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Pitt-Penn State players still differ on ‘rivalry’

Even after a close game, not everyone can agree that the rivalry is back

NCAA Football: Penn State at Pittsburgh Charles LeClaire-USA TODAY Sports

While Pitt fully embraced the rivalry aspect of Saturday’s game, Penn State head coach James Franklin and his team seemed a little less inclined to do so.

So how did players from both sides feel after Pitt’s narrow 42-39 thriller on Saturday? Still a bit mixed, actually.

Pitt, as they were before, seems all in here.

“To say that this isn’t a rivalry game for us, that’s not true at all,” said quarterback Nathan Peterman. We were ready and we wanted this win, and I think it showed out there.”


Hopefully they think this is a rivalry now.”

Defensive back Ryan Lewis talked more about the rivalry aspect.

“It’s big. On my dad’s side of the family we have a whole bunch of Pitt alum and a whole bunch of people that just went to Pitt,” Lewis said. “I’m sure they’re loving it right now. This game is really for the city and all the fans.”

Quadree Henderson, one of the stars on offense and special teams was, well, blunt. His take? “Penn State is our rival. This is the Keystone Classic. We just went out there and beat them today.”

Now, there was quite a bit of talk about one of the reasons this wasn’t a rivalry game was that the players were practically in diapers the last time the game was played. But fullback George Aston still knew how big of a game it was, even as a kid that was very young and grew up out of the state.

“I’ve heard about it my entire life because my family is from Pittsburgh even though I’m from Virginia,” Aston said. “Leading up to the game I heard about it from my family and friends up here ever since they announced the game. I knew about the rivalry even though I don’t remember watching any of the games growing up.”

James Conner shared that sentiment and talked about the 1976 team being in town as an important factor. “It was huge,” the running back stated. “None of us [the players] are old enough to remember, or have played in this game before. We spoke to the 1976 national championship team at the hotel with us. It started with those guys and how much it meant to them. It’s our state, and it’s a battle.”

I never bought the idea that just because the players didn’t grow up in the rivalry that they couldn’t buy in. Given the proximity of the schools, the fact that they are recruiting against each other, etc., it would still seem like disliking each other would come sort of naturally on some level.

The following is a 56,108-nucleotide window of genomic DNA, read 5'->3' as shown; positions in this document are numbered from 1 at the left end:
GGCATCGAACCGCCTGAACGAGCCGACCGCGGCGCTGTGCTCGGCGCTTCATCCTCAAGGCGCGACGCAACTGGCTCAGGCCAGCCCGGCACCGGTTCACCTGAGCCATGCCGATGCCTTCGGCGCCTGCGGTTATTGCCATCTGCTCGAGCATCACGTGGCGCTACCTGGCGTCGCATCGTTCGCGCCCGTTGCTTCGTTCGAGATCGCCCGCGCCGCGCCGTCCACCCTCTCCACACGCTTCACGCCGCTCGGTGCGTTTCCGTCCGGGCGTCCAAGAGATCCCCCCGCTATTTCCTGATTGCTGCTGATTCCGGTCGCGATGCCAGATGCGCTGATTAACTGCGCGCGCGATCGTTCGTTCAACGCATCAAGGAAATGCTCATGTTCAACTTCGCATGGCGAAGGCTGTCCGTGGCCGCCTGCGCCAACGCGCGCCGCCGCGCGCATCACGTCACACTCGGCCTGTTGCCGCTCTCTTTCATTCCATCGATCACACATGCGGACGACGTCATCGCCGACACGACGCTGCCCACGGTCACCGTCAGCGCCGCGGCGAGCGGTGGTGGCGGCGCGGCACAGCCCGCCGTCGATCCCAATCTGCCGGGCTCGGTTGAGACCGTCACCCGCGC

Finally, offensive Brian O’Neill talked about how Pitt viewed it vs. Penn State. “We knew what it meant coming in to us,” said O’Neill. “I don’t know what it means to them, but it means a heck of a lot to us.”

So just what did it mean to Penn State’s players? It sort of depended who you asked. Running back Saquon Barkley, for example, was starting to jump on board. Sort of, anyway.

“Pitt fans were crazy. We saw that early. They came here early and prepared. I guess you could say it’s a rivalry. We approached it the same way we do any other team.”

Wide receiver DaeSean Hamilton, who had that key drop late in the game, didn’t specifically talk about the rivalry per se, but did concede that this one was more special than others. “They all hurt,” he said. “But honestly this one has a greater magnitude to it.”

Others were more defiant, though.

Count receiver DeAndre Thompkins as those not convinced the Pitt game is any more important. “We play in big games every week. I just treat it like any other game. Pitt was on our schedule so we treat them like our next opponent. The atmosphere was great. It’s a great city and a great environment, but I just treat it like any other game.”

Asked a follow-up about if the game can one day be a rivalry, Thompkins wasn’t even convinced of that.

“I’m not too sure man. We just focus on the next team. We don’t really build up anybody or downplay anybody.”

FWIW, there were some that definitely felt it was a rivalry. Some, such as offensive lineman Andrew Nelson.

“We play Rutgers and that’s kind of an emotional game too,” Nelson said. “But us Pennsylvania guys were saying that’s going to be nothing compared to this. This is a heated rivalry.”

Despite some of the statements to the contrary, I would be surprised if Penn State players still didn’t feel like this was a bit more of a rivalry. It’s foolish to look at this game and consider Pitt in the same way you consider Kent State or even other FBS programs.

Penn State players may have come into this game questioning its importance but I would find it difficult to believe they still felt that way.

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